War of the Rebellion: Serial 118 Page 0144 PRISONERS OF WAR AND STATE, ETC.

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significance is that "the inmates of the prison are not allowed to communicate with any one outside. " This is not true. no one has been forbidden to hold interviews with persons outside when application has been made to the proper authority. Interviews and personal communications are of daily occurrence and regular transmission of letters though the U. S . mails is allowed to the prisoners; and remittances of money, clothing and in fact every and all things necessary for the comfort and enjoyment of the inmates are allowed to be sent and given them by their friends outside. "They are furnished with nothing but a single blanket even these cold nights," exclaims the Crisis with as much gusto as the boldest calumniator could command. Indeed this seems horrible to this hoary- headed old sinner who manufactures slanders on honest men and patriots. No Union soldier is furnished any more than one blanket and it is considered ample for field service, and they must provide any surplus out of their hard earned funds.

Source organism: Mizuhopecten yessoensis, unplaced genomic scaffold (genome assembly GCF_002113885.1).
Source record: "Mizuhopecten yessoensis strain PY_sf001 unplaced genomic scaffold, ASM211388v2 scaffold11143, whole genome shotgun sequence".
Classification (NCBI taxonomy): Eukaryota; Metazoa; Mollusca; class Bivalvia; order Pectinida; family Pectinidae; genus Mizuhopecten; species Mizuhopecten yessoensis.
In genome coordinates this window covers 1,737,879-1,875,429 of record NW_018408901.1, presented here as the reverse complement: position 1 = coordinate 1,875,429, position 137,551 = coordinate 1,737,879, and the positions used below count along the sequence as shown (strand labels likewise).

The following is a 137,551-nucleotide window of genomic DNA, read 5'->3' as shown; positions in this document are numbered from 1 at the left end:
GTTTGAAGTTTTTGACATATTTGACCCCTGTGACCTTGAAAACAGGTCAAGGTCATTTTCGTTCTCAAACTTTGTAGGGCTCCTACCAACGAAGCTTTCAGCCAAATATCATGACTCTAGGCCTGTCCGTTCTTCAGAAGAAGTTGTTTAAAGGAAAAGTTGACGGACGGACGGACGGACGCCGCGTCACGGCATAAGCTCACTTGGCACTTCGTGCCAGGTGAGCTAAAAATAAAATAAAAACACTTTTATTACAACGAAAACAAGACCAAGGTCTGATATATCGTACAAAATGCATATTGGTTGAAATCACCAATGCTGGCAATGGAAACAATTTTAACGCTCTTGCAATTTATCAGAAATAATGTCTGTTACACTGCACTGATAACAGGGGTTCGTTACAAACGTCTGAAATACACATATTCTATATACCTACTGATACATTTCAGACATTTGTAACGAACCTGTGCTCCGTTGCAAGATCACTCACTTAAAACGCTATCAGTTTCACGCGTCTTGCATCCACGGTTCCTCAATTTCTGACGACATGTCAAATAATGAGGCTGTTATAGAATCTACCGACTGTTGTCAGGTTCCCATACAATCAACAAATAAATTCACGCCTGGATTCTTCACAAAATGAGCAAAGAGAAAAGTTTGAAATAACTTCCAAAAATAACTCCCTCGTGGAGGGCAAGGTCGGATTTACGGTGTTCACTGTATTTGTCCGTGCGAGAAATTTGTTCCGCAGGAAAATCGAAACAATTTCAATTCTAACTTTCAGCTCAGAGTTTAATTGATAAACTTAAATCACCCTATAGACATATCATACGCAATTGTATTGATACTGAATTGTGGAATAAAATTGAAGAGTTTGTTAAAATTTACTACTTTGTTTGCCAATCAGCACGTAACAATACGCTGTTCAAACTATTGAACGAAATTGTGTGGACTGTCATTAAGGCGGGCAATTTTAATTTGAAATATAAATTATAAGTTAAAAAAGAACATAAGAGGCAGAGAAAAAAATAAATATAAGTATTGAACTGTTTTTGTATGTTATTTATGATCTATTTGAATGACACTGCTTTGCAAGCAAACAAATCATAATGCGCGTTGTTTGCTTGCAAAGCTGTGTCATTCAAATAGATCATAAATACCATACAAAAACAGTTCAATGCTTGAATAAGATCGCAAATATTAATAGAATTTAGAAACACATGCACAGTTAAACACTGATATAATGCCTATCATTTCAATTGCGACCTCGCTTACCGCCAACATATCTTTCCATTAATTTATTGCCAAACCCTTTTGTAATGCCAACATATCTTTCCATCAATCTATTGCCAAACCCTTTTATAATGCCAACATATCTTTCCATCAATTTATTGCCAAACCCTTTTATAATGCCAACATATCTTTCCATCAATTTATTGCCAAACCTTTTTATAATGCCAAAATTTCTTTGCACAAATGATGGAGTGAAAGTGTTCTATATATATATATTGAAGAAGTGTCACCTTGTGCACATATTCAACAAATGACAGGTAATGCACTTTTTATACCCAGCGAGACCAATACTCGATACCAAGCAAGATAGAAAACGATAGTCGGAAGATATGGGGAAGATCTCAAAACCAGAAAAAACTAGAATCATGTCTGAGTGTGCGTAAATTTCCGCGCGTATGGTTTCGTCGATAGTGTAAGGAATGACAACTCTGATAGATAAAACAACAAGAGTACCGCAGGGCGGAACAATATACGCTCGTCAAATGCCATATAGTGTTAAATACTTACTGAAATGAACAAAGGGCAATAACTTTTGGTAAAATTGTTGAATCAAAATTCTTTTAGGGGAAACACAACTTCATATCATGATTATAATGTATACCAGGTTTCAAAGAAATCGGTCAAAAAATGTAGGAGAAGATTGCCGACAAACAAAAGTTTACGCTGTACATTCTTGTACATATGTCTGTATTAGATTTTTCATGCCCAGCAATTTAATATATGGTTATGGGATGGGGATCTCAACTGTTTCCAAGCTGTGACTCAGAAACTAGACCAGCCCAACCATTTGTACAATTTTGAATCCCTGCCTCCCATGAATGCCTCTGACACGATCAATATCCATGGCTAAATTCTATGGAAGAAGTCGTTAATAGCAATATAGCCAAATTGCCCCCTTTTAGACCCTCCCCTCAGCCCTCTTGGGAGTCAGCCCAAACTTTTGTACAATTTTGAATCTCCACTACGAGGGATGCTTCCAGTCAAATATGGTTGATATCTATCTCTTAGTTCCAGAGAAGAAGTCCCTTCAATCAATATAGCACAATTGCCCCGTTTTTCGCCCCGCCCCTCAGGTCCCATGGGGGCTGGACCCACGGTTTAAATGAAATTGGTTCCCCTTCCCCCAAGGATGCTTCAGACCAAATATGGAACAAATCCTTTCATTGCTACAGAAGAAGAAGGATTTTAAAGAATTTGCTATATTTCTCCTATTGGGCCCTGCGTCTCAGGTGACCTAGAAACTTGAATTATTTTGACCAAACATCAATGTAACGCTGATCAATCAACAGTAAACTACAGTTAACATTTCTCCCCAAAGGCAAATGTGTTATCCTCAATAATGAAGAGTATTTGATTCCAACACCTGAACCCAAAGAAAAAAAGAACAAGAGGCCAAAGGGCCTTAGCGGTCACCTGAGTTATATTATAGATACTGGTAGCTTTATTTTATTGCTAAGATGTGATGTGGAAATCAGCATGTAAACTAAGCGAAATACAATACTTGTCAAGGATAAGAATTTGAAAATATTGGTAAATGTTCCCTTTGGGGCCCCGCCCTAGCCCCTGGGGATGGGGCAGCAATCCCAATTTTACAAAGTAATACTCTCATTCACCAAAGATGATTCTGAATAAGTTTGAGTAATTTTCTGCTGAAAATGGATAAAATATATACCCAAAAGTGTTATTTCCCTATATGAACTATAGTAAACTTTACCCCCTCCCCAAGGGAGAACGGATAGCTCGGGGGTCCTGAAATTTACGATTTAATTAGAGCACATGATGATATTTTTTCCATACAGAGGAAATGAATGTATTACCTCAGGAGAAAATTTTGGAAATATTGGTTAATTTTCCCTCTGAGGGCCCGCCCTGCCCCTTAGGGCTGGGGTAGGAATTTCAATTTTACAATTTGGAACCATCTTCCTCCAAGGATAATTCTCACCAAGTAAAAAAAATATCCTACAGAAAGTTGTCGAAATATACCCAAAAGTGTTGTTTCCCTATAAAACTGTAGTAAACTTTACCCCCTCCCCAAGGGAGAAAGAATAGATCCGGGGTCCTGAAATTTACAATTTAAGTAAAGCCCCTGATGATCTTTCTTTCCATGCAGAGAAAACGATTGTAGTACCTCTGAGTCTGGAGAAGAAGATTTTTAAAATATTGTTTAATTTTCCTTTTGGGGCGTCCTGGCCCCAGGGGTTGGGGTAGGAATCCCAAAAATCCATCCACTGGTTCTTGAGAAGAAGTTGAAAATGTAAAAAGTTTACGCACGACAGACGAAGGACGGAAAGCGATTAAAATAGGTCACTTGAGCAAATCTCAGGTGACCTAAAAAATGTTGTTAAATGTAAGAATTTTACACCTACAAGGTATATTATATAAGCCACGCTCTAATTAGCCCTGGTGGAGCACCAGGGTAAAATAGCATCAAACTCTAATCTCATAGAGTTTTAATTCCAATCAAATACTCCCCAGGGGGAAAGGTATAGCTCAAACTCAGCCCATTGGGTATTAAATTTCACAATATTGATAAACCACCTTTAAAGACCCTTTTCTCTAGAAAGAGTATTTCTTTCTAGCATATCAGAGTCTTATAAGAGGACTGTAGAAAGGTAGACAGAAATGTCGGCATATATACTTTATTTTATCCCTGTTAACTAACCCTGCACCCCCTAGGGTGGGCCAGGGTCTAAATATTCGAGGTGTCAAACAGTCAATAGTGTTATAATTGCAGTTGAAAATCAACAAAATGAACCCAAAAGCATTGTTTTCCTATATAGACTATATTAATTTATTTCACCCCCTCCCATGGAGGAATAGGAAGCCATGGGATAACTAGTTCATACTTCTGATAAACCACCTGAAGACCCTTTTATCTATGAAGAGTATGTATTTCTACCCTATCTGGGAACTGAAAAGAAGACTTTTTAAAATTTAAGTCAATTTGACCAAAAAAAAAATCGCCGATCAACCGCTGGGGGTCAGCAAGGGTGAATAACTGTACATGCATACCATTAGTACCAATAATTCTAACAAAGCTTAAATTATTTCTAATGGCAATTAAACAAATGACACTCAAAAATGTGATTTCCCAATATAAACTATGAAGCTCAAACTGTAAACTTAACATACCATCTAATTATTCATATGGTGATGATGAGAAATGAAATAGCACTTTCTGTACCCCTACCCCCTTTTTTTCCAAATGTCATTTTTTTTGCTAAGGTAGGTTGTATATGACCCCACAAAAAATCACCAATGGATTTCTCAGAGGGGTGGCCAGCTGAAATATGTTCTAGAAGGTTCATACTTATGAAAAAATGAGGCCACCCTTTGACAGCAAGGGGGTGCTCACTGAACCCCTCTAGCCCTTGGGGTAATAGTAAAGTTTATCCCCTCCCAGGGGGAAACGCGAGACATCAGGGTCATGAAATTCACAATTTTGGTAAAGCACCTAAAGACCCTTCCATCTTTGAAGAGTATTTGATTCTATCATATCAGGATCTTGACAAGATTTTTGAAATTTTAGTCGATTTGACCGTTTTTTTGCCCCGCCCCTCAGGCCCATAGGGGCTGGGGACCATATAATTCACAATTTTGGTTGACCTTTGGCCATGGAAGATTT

The Crisis says, "They are not allowed to bring along a change of clothing.: " Of all the lies in the category of the denito text of this is the most barefaced. I have seen large trunks filled to their largest capacity taken into the prison and the transportation paid by the Government. Among the cruelties so elaborately enumerated by the Crisis are the facts of the prisoners having "to chop their own wood and cook their rations. " The soldiers of all armies and the prisoners taken by all the armies of the civilized world are required to do the same, and no one but the editor of the Crisis ever pretended to call it cruel, and in doing so he but shows his ignorance and folly, not to say ignorance and malignity. The "Old Wheel Horse" thinks that the prisoners ought to be allowed to kill the rats that infest the prison! They are allowed to kill as many as their taste dictates, and frequently when I have been on guard I have seen numbers of the prisoners engaged in killing the . The shooting of Jones seems to be the fainting point when the editor looks for a good place and falls into a swoon, occasioned by so much barbarity. A court of inquiry justified the sentinel in shooting Jones, and I personally know that the men who composed that court of inquiry are honest men; as far above the editor in point of patriotism and love of truth and justice as our Savior was above the false hearted jews. The provost- marshal who has charge of the prison is a man loved and respected by all who know him, and although a stern, unyielding patriot, will not permit the meanest rebel to suffer. When the prisoners have not sufficient funds to purchase clothing they are furnished at the expense of the Government. No longer ago than December 16 nearly $200 worth of clothing was dispensed to inmates of the prison. They are allowed the same rations as soldiers and in addition are allowed beef five times a week - soldiers only four. They are furnished with a greater variety of vegetables than soldiers, and from two to four barrels of fist- rate apples are given them above the usual rations per week. nowhere in the history of prisons is such generosity known. Yet despite all this the editor belies and slanders those who are using their best endeavors to render comfortable and tolerable the necessary confinement of our country's designing enemies. The summery character of martial law so necessary in times of public danger may for a time visit unnecessary punishment upon the innocent. Even civil courts are not always free from cruelty to guiltless persons. But the love of truth and fairness seems entirely foreign to the Crisis and its notorious editor in characterizing Major Zinn as a person who will pollute his seat in the Legislature. The